OK’s 1st Anniversary, Tasting the Cherry Bounce & A Giveaway

OK’s 1st Anniversary, Tasting the Cherry Bounce & A Giveaway

Can you believe it?  Outlander Kitchen turns 1 year old today!

I can believe it.  This blog is a labour of love for me, and it’s also a lot of work.  But in the past 12 months, because of OK, I’ve met – online and in-person – a whole new group of friends, many of whom I talk to everyday.  Earlier this month, I traveled to Niagara Falls to meet a dozen of the 70+ women in an online Outlander book club that I joined just after launching OK.

And then just 1 week later, I found myself getting a big ol’ hug from Diana Herself at a book signing at the Surrey International Writers’ Conference.  (More on that next week.) Read More

The Comte St. Germain’s Poison

The Comte St. Germain’s Poison

“Drink, Monsieur,” said the King.  The dark eyes were hooded once more, showing nothing.  “Or are you afraid?”

The Comte might have a number of things to his discredit, but cowardice wasn’t one of them.  His face was pale and set, but he met the King’s eyes squarely, with a slight smile.

“No, Majesty,” he said.

He took the cup from my hand and drained it, his eyes fixed on mine.  They stayed fixed, staring into my face, even as they glazed with the knowledge of death.  The White Lady may turn a man’s nature to good, or to destruction.

The Comte’s body hit the floor, writhing, and a chorus of shouts and cries rose from the hooded watchers, drowning any sound he might have made.  His heels drummed briefly, silent on the flowered carpet; his body arched, then subsided into limpness.  The snake, thoroughly disgruntled, struggled free of the disordered folds of white satin and slithered rapidly away, heading for the sanctuary of Louis’s feet.

All was pandemonium.

Diana Gabaldon, Dragonfly in Amber (Chapter 27 – An Audience with His Majesty)

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Carrot Cupcake Craigh na Dun

Carrot Cupcake Craigh na Dun

As the evening star began to glow among the black pines’ branches, I concluded that in this situation reason was of little use.  I would have to rely on something else; just what, I wasn’t sure.  I turned toward the split rock and took a step, then another, and another, and before I even knew that I had decided, I was halfway down the slope, scrabbling wildly at grass clumps, slipping and falling through the patches of granite scree.

When I reached the cottage, breathless with fear lest he had left already, I was reassured to see Donas hobbled and grazing nearby.  The horse raised his head and eyed me unpleasantly.  Walking softly, I pushed the door open.

Diana Gabaldon, Outlander (Chapter 25 – Thou Shalt Not Suffer a Witch to Live)

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Ute McGillivray’s Beer Battered Corn Fritters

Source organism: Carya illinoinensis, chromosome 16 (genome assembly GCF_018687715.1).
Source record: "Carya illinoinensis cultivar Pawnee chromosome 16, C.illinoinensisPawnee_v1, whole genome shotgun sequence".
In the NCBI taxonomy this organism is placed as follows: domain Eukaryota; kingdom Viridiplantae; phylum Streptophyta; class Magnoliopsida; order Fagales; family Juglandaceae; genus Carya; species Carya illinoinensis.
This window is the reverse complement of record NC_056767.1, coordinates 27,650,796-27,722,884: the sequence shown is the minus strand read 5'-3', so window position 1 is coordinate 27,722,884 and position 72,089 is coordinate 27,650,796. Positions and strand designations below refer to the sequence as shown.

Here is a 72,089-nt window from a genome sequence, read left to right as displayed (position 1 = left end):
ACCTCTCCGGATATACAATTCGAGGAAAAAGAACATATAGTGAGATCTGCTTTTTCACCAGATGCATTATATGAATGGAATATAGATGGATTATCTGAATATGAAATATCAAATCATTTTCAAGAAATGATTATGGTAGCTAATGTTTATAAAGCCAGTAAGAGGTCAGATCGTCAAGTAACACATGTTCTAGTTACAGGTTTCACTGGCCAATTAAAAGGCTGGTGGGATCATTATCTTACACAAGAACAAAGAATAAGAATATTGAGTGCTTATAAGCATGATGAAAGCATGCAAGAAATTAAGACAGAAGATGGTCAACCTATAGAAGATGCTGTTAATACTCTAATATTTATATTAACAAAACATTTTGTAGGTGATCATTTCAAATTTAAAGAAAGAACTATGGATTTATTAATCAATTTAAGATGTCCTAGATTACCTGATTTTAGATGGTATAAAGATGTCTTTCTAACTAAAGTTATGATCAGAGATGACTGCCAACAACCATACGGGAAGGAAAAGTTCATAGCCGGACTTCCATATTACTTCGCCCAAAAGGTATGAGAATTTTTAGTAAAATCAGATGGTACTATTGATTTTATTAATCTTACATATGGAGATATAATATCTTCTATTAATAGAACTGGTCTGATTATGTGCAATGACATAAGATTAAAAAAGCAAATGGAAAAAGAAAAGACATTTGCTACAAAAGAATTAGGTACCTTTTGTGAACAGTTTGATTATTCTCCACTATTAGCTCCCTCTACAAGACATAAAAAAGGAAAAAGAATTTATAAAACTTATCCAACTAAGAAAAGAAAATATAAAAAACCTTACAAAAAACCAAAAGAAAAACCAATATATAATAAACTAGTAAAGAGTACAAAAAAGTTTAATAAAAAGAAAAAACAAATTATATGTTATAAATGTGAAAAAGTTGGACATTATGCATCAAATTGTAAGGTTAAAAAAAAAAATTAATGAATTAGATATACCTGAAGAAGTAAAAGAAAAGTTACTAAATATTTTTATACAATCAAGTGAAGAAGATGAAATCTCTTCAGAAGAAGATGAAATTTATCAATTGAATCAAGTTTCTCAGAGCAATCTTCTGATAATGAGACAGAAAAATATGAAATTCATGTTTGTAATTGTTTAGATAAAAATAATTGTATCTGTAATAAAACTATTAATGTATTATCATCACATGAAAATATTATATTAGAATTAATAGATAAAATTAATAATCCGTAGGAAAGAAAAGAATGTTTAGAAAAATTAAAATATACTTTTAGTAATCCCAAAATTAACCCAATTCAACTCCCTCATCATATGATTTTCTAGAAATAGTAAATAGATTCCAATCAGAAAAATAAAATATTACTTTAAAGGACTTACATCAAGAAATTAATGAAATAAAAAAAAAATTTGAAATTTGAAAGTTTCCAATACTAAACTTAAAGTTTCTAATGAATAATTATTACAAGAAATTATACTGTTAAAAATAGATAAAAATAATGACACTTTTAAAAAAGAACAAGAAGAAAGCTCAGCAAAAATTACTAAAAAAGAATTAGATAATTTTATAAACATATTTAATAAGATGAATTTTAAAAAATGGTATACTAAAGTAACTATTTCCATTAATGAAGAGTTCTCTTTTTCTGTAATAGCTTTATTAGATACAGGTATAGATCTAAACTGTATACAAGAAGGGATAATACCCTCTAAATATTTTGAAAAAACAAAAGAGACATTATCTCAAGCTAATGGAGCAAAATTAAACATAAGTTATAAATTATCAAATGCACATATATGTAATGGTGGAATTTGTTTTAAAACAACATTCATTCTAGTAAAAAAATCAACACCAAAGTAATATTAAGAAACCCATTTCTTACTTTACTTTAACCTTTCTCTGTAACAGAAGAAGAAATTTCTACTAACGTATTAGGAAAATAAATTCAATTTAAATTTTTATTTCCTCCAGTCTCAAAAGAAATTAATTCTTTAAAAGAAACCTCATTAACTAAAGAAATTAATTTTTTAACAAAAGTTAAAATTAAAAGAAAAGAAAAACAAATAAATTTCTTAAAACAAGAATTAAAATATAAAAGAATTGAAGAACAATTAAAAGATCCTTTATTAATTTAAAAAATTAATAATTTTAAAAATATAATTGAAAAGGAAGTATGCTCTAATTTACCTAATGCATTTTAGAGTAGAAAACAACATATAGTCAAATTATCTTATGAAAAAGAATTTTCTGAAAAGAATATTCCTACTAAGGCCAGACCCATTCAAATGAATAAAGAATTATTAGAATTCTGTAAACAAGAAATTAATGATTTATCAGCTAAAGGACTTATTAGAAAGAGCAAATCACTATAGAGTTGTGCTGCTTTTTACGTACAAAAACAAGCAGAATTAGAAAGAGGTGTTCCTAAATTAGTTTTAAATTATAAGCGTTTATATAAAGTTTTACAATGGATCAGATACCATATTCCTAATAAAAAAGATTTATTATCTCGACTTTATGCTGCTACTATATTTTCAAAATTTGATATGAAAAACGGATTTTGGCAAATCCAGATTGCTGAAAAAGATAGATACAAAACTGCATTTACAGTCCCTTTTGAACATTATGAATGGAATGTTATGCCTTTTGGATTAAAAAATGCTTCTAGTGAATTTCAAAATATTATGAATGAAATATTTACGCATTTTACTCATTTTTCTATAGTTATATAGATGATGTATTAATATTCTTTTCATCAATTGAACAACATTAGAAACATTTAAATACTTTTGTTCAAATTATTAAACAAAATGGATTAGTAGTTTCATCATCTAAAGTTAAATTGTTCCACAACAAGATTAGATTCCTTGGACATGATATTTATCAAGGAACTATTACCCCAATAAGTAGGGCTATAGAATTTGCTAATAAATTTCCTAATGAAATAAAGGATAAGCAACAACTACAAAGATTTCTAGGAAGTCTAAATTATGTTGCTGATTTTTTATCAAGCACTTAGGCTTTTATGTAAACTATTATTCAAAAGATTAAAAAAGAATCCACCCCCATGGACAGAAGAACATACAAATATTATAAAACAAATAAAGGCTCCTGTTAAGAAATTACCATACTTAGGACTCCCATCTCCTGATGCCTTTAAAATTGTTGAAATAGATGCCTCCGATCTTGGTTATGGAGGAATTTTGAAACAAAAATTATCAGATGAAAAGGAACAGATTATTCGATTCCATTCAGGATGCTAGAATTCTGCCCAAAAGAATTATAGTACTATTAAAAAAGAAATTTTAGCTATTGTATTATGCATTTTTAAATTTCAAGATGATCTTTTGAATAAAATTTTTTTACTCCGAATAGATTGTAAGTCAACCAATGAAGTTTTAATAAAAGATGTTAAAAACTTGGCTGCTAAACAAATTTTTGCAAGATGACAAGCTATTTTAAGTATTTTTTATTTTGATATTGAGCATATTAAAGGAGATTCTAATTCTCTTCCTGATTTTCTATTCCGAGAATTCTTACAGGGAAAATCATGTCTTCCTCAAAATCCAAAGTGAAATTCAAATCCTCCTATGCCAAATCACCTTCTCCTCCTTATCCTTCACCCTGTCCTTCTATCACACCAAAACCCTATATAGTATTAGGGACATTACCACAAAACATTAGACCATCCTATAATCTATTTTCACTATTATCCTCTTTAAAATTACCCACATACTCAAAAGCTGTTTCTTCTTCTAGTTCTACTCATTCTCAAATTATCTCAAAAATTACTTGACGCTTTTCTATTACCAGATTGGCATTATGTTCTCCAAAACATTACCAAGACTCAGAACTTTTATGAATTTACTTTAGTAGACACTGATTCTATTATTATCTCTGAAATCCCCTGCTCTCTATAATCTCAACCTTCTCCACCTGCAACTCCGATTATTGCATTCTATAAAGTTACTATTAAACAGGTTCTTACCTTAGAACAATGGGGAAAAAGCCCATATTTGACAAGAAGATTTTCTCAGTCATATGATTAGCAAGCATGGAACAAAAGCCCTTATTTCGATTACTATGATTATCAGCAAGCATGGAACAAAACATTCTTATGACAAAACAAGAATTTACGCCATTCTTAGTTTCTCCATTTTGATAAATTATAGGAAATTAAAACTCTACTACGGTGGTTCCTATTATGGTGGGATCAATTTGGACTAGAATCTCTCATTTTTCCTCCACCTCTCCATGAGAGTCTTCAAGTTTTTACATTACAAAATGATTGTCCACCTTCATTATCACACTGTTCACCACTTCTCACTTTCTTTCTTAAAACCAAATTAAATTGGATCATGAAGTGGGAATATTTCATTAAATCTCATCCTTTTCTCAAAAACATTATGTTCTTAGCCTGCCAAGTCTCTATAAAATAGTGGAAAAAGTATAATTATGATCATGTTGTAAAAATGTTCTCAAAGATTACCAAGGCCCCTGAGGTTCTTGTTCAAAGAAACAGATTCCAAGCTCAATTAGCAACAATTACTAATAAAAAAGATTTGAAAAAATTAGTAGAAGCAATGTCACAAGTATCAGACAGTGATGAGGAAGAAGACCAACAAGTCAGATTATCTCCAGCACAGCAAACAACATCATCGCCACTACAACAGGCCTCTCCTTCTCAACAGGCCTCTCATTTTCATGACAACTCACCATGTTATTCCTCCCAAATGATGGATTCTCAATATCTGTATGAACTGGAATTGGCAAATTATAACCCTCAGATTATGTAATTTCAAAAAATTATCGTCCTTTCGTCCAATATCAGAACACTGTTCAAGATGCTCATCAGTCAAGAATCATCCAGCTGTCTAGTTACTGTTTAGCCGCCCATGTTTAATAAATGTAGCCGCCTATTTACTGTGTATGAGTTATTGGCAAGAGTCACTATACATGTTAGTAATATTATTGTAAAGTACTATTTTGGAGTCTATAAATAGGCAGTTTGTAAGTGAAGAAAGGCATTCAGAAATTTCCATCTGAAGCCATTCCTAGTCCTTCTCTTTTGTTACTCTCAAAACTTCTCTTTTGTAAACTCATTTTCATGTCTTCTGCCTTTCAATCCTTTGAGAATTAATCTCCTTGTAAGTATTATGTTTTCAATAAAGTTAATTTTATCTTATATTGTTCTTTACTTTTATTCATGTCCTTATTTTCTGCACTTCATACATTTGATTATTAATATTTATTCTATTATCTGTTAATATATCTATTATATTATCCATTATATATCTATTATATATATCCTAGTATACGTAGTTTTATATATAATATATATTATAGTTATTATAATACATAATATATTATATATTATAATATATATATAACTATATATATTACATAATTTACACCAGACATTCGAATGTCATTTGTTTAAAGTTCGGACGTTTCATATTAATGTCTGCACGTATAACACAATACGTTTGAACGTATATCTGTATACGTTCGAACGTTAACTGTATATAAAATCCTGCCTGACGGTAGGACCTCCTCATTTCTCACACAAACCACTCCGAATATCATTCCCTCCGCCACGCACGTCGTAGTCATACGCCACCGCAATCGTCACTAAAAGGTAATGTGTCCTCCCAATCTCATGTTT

Ute McGillivray’s Beer Battered Corn Fritters

“I’ll go and have a bit of a blether with him, aye?”  Roger touched her back in brief affection.  “He could maybe use a sympathetic ear.”

“That and a stiff drink?”  She nodded toward the house, where Robin McGillivray was visible through the open door, pouring what she assumed to be whisky for a select circle of friends.

“I imagine he will have manage that for himself,” Roger replied dryly.  He left her, making his way around the convivial group by the fire.  He disappeared in the dark, but then she saw the door of the cooper’s shop open, and Roger silhouetted briefly against the glow from within, his tall form blocking the light before vanishing inside.

“Wanna drink, Mama!”  Jemmy was wriggling like a tadpole, trying to get down.  She set him on the ground, and he was off like a shot, nearly upsetting a stout lady with a platter of corn fritters.

Diana Gabaldon, A Breath of Snow and Ashes, (Chapter 6 – Ambush)

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Murphy’s Beef Broth from Voyager

Murphy’s Beef Broth from Voyager

“Wot, not the broth, too?”  Murphy said.  The cook’s broad red face lowered menacingly.  “Which I’ve had folk rise from their deathbeds after a sup of that broth!”

He took the pannikin of broth from Fergus, sniffed at it critically, and thrust it under my nose.

“Here, smell that, missus.  Marrow bones, garlic, caraway seed, and a lump o pork fat to flavor, all strained careful through muslin, same as some folks bein’ poorly to their stomachs can’t abide chunks, but chunks you’ll not find there, not a one!”

The broth was in fact a clear golden brown, with an appetizing smell that made my own mouth water, despite the excellent breakfast I had made less than an hour before.  Captain Raines had a delicate stomach, and in consequence had taken some pains both in the procurement of a cook and the provisioning of the galley, to the benefit of the officers’ table.

Diana Gabaldon, Voyager (Chapter 41 – We Set Sail)

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